Vested or conflicted interests can occur in a range of professions. Teachers who also act as tutors can have conflicted interests, as can a sports commentator who supports a particular team. The conflict of interest that can have the most significant impact on Australian society occurs in our political system. Before beginning their terms of office, politicians must disclose any potential conflict of interest that may interfere with their position and responsibilities. Existing investments, business relationships and personal assets are examples of potential conflicts.Consider the example of controversial businessman and politician Clive Palmer. Elected as the member for Fairfax in the 2013 federal election, Palmer has amassed a large personal fortune due to his involvement in the mining industry. Although he has disclosed his assets to parliament, his critics claim that Palmer’s opinion and eventual vote on government legislation will be influenced by his business interests. They argue that there is no more clear example of this conflicted interest than the proposed repeal of the 2011 mining tax (known as the Minerals Resource Rent Tax).Vested interests such as Palmer’s can be viewed as a threat to Australian democratic processes. Instead of representing the interests of his electorate, Palmer could be accused of merely representing his own interestsUnlike many governments around the world, Australian politics is relatively free from corruption. Forms of political corruption may include bribery,and the repression of political opponents. While these acts are not commonplace in Australian governments, they have been known to occur.From the Rum Rebellion (1808) to the Loans Affair (1975), political corruption has at times had an impact on the proper functioning of Australian governments. The Rum Rebellion led to the only successful armed revolution against an Australian government in history of this country, while the Loans Affair contributed to the sacking of former Prime Minister Gough Whitlam. More recently, political corruption has been rife in the New South Wales parliament. Since 2009, this suspect activity has resulted (directly or indirectly) in the resignation of two New South Wales premiers. Corruption in the New South Wales parliament has also caused Australia to slip in the corruption ratings calculated by independent assessor Transparency International (see figure 4). Political corruption compromises effective government and is therefore a serious threat to democracy and social cohesion in Australia.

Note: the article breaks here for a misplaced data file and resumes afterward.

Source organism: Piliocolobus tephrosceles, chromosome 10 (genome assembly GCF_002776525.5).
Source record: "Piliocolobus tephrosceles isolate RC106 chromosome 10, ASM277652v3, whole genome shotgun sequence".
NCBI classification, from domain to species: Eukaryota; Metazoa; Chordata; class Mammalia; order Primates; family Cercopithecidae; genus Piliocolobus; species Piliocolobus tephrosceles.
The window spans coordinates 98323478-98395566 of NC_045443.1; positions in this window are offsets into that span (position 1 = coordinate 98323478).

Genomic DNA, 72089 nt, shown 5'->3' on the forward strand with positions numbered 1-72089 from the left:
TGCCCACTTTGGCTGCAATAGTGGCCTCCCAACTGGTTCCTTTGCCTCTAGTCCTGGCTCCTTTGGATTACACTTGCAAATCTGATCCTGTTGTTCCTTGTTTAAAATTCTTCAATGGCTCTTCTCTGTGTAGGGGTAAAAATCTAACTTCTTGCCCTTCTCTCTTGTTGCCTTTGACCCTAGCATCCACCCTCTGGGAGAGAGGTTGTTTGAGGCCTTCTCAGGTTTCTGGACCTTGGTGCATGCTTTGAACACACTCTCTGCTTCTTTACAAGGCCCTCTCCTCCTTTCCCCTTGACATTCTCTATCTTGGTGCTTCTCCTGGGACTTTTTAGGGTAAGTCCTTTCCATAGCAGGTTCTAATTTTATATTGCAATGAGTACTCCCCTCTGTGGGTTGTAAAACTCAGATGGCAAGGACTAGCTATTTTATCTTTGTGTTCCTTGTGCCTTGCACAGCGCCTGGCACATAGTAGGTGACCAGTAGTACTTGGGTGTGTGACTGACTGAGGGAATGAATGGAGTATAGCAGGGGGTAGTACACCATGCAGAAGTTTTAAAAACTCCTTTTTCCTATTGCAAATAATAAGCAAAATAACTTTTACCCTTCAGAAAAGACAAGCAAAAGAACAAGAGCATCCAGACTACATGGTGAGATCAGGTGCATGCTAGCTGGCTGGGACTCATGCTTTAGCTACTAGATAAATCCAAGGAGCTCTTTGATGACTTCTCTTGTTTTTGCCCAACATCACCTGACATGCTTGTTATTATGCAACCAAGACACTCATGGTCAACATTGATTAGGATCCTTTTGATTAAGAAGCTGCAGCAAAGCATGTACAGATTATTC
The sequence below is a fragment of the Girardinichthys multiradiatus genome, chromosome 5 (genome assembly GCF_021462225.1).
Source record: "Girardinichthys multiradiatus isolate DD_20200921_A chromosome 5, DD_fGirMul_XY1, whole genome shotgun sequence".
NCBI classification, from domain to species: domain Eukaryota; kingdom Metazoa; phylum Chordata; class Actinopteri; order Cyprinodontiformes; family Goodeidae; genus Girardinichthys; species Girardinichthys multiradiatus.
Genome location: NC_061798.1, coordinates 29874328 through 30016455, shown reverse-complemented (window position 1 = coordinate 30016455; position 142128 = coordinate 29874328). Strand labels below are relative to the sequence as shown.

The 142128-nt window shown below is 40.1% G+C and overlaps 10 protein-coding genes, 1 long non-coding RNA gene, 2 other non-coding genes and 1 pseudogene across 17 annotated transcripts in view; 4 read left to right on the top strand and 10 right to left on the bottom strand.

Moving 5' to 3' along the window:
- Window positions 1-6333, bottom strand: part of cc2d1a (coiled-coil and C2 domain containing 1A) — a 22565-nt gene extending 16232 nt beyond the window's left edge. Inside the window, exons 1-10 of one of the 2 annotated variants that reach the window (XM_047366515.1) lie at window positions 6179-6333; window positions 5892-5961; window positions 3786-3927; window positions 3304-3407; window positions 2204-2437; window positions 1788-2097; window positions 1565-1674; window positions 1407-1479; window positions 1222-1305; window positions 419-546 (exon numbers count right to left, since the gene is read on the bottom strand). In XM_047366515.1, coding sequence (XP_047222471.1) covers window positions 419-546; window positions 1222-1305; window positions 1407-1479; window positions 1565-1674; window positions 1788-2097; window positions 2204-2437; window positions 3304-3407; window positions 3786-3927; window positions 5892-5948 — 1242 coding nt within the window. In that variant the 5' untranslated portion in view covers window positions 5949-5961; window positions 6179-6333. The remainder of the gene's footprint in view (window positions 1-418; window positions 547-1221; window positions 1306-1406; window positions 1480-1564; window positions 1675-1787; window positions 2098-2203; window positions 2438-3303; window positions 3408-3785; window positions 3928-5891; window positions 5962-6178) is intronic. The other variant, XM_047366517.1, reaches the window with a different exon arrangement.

Organised Crime

Vested Intrests

CONTEXT

Corruption

Australian society has never been truly lawless. Indeed, martial law has only been invoked once in our nation’s history — immediately after the Eureka Stockade. Contemporary Australian society largely follows the rule of law, resulting in the majority of our communities remaining safe and peaceful. There have been times, however, when Australian citizens have pushed the boundaries of civil society; times when hostile groups and individuals have threatened the safety of others.Freedom of assembly is widely enjoyed by our democratic society. Groups of people are free to congregate in support of a cause, or an ideology or event. The vast majority of protests in this country are peaceful in nature, although there have been several episodes of mob violence. The most infamous of recent episodes would have to be the 2005 Cronulla Riots. Situated on the New South Wales central coast, Cronulla is (like many suburbs in Australia) characterised by its ethnic diversity. The riots were the result of simmering tension between young Lebanese and AngloSaxon men. The violence escalated on 11 December after an earlier altercation between the two groups at a Cronulla beach. The riot and retaliations that followed were some of the most graphic examples of violent racism seen in modern Australia. Many people were injured in the bloody violence and over 100 arrests were made during the riots and the aftermathRecently there has been a strong media focus on the amount of alcohol-fuelled assaults occurring on the streets of Australian cities. Although statistics show that the frequency of such assaults is decreasing, their indiscriminate and callous nature has shocked Australian communities. Assaults including so-called ‘king hits’, now called ‘coward punches’, are particularly frightening and have led to the tragic deaths of several young Australians. State governments are working to reduce the incidence of public violence both through the enforcement of harsh new penalties and through education and awareness programs aimed at young people.

Lawlessness

1) Of the three categories of organised crime, which is the most recent?2) How can a conflict of interest stop a politician from fulfilling his or her duties?3) Compare and Contrast 2 of the threats to social cohesion, and make a chart or diagram as a poster for the classroom.